Maria Fernanda Rico Andrade v. United States of America, et al., No 2:15-cv-00103 (S.D. Texas, filed Feb. 27, 2015)
On November 3, 2011, Gerardo Lozano Rico, an unarmed Mexican national, was driving along a rural road in Texas when his car was pulled over by two United States Border Patrol agents. After being pulled over, several passengers in Mr. Lozano’s car began to flee and the two Border Patrol officers attempted to apprehend them. After one agent smashed the driver’s side window of the car with a baton, Mr. Lozano attempted to drive away from them. In response, the two agents fired approximately 15 shots into the vehicle, killing Mr. Lozano. The two agents who fired the shots claimed that they had fired in self-defense because the vehicle was coming in their direction.
In June 2014, Maria Fernanda Rico Andrade, Mr. Lozano’s mother, filed an administrative complaint against the Border Patrol, which was denied in August 2014. On February 27, 2015, Ms. Rico filed a lawsuit in the District Court of Texas. The complaint alleges an unconstitutionally excessive use of force and a pattern and practice of border patrol agents who, by placing themselves in front of moving vehicles, intentionally expose themselves to additional risk which creates a justification for the use of deadly force. The complaint also alleges the fatal shots fired by the agents were from the side and the rear, occurring after the car had already passed them and making the decision to use force unreasonable. On October 6, 2015, the government filed a motion to dismiss. Following additional briefing from both parties, the motion is currently pending in front of the District Court.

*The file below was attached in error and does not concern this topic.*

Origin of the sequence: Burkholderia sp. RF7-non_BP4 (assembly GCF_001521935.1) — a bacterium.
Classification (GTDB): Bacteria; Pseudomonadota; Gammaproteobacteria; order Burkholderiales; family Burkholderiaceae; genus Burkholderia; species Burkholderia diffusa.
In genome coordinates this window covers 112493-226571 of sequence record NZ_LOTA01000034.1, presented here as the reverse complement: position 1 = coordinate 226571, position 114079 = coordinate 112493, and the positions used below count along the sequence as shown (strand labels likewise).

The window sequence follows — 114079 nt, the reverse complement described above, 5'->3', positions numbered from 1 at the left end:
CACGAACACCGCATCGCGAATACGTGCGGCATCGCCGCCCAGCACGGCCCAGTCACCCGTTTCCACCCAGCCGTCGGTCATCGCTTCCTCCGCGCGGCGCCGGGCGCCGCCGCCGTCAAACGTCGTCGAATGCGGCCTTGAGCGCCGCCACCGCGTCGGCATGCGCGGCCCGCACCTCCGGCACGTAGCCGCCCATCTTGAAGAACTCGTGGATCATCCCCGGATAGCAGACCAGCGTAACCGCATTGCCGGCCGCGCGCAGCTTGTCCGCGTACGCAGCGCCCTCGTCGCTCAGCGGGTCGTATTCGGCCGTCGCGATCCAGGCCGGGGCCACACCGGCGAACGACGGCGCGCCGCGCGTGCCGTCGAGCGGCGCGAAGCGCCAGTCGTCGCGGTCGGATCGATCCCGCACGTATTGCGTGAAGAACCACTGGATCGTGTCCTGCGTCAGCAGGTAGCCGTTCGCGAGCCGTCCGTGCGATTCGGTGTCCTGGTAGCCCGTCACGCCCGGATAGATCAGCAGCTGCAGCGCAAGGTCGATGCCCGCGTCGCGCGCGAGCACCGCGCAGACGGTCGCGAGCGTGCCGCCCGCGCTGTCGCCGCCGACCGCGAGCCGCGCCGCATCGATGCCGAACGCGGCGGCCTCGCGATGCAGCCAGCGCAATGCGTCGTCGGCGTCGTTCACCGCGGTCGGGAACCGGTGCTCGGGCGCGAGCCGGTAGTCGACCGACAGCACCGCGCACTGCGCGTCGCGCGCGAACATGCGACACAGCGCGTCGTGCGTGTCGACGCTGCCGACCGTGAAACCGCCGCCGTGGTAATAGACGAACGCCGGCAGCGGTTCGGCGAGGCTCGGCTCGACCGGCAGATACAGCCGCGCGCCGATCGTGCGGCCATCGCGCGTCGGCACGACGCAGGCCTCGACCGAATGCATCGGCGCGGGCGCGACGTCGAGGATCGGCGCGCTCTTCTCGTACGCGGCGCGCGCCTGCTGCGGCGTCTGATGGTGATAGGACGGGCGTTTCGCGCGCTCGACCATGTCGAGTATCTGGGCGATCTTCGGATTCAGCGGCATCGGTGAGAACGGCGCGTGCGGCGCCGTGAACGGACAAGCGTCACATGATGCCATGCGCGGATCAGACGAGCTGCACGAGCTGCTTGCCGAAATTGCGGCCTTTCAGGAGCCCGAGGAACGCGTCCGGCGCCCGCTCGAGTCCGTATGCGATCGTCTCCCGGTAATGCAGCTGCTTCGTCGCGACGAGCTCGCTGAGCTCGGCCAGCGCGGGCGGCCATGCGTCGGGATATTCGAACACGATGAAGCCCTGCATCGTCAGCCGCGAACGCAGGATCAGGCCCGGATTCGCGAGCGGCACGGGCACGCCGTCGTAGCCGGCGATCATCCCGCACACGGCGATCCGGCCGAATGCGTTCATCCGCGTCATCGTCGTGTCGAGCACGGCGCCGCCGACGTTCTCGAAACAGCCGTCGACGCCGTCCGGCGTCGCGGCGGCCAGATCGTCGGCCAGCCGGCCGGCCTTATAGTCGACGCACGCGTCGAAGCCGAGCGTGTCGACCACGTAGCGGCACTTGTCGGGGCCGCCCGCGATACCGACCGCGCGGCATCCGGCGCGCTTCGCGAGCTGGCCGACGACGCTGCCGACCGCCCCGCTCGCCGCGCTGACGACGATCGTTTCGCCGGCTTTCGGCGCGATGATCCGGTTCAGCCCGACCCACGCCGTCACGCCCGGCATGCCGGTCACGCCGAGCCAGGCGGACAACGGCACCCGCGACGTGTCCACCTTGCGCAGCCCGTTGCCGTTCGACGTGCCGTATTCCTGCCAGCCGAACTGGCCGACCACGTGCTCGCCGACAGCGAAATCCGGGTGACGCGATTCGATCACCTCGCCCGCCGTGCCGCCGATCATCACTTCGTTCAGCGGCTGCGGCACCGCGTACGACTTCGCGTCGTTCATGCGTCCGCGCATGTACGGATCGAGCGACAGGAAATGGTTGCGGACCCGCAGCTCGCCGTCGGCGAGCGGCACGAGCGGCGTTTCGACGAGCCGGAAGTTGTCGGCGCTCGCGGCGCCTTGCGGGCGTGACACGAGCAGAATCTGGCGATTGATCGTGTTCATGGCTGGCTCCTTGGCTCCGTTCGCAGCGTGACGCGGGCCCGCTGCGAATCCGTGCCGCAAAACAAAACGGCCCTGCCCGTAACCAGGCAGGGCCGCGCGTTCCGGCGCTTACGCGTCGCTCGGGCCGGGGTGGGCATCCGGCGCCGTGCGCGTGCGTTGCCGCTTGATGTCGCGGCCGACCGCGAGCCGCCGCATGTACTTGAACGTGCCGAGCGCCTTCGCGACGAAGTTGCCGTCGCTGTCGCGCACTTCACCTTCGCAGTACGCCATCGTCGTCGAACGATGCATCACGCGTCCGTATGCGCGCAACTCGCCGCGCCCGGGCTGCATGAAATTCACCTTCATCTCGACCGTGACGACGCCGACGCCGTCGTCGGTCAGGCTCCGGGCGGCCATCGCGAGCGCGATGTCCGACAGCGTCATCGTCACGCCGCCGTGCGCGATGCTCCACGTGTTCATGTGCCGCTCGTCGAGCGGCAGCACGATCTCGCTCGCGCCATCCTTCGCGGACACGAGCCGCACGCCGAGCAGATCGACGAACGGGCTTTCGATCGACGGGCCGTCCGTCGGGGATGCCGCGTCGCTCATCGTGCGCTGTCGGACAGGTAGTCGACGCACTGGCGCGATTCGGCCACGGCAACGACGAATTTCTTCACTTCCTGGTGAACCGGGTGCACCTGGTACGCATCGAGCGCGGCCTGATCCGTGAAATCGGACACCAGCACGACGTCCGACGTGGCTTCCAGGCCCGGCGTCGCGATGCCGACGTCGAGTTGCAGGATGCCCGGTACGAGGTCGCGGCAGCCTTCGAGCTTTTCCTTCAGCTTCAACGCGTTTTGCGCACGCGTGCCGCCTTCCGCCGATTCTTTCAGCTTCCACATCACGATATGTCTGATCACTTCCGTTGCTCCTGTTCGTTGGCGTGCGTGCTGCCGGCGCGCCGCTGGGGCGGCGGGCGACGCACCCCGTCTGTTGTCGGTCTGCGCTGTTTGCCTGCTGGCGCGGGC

On March 27, 2017, Defendants filed a Motion for Summary Judgment. On April 19, the Court granted Plaintiff’s Motion to Continue Defendants’ Motion for Summary Judgment.
Counsel: Robert C. Hilliard | Singleton Law Firm, APC; Hilliard Munoz Gonzales, LLP
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